One could carp that the movie tries to fit too many of the book's various episodes into the film, but ANGELA'S ASHES still works just fine, and improves substantially as it goes along. If you've read the book and understand the nature of most cinematic adaptations of the printed page, chances are good that you'll find the film to be a perfect companion to the novel. For others, it's an inspiring, real-life tale beautifully told through fine performances and a flawlessly mounted production. (R, 144 mins)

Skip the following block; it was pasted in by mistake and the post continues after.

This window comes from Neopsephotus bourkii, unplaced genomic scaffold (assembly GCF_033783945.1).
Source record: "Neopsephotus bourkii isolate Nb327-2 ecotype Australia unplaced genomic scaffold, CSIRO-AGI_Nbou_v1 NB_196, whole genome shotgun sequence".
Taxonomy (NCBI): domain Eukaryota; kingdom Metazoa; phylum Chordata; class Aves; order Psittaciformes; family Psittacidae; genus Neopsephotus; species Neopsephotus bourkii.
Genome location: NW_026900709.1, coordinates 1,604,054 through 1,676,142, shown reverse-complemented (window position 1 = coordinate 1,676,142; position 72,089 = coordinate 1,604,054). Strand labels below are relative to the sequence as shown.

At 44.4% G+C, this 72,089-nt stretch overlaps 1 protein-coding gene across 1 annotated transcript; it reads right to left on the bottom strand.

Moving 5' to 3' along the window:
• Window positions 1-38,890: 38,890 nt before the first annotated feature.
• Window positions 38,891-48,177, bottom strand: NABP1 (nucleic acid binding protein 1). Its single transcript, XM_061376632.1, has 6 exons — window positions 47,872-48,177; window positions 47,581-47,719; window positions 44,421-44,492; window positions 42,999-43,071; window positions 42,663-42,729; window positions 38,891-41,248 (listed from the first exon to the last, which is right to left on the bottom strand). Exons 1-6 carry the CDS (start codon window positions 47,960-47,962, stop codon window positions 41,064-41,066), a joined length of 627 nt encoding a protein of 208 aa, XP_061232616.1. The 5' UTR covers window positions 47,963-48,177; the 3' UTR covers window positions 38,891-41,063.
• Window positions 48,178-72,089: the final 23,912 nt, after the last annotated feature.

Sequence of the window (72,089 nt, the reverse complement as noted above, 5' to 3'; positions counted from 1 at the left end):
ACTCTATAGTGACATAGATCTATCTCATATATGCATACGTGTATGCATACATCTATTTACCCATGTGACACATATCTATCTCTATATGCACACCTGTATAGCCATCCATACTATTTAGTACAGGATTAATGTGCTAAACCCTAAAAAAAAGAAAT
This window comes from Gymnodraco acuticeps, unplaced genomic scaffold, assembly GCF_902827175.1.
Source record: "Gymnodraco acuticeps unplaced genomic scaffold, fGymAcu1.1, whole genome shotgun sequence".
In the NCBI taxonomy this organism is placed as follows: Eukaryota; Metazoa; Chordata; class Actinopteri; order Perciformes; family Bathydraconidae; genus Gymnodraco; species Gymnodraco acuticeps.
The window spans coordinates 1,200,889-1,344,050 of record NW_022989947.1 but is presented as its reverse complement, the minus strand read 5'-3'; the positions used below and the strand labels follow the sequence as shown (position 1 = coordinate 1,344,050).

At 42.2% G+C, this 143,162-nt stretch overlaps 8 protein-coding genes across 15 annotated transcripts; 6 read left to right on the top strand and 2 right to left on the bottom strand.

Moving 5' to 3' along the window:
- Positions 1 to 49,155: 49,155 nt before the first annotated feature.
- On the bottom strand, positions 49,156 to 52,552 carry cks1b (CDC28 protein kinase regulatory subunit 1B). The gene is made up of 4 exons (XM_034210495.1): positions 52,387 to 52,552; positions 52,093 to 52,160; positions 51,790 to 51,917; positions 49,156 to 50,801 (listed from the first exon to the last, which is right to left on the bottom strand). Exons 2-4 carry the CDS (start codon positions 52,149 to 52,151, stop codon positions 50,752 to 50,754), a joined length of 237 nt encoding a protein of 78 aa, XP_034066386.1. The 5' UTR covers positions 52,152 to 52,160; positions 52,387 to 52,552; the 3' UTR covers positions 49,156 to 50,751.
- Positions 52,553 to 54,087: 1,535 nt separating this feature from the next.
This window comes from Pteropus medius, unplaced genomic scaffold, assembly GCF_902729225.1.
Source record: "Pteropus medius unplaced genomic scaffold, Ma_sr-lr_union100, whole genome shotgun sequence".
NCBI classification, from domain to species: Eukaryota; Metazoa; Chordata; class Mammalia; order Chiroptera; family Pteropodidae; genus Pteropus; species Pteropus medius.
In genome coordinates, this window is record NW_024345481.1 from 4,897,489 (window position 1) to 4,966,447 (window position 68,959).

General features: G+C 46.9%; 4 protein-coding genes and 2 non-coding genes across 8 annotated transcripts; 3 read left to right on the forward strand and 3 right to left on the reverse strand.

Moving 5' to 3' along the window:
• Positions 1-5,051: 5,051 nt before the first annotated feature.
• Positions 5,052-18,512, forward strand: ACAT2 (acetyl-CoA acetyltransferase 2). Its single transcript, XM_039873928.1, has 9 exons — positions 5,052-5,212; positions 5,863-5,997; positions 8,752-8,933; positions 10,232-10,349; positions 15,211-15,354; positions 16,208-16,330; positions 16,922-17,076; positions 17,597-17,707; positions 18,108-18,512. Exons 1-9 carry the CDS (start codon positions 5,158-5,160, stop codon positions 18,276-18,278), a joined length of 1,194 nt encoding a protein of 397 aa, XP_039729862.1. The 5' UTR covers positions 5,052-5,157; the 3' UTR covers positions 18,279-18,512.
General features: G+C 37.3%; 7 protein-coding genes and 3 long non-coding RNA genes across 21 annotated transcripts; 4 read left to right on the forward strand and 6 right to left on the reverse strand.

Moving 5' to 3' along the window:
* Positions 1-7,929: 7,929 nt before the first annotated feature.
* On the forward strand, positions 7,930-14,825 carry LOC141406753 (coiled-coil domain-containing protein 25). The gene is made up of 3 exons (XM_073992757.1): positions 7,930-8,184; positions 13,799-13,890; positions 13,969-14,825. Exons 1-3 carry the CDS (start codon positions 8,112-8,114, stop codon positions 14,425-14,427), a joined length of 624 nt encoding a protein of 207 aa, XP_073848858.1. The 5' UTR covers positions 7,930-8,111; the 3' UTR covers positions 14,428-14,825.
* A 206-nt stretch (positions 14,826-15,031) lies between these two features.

Aisle Seat Mail Bag: Responses, Criticisms of the Best of 1999

Folks were kind enough to write in with their two cents on the Best & Worst of 1999, so along with those (and emails related to THE PHANTOM MENACE, GALAXY QUEST, and THOMAS CROWN), here's a round-up of recent Aisle Seat comments!

From Roman Deppe <roman.deppe@debitel.net>

    Hi Andy,

    Well, I won't go into detail of your Top Movie Listing, because in the end it is all just a matter of taste and I agree with some of your choices and totally disagree with some others (where is FIGHT CLUB? Definitely one of the most impressive and most important movies of the 90ies... in my opinion). I just wanted to comment on SIXTH SENSE which just opened here in Germany (and is quite successful).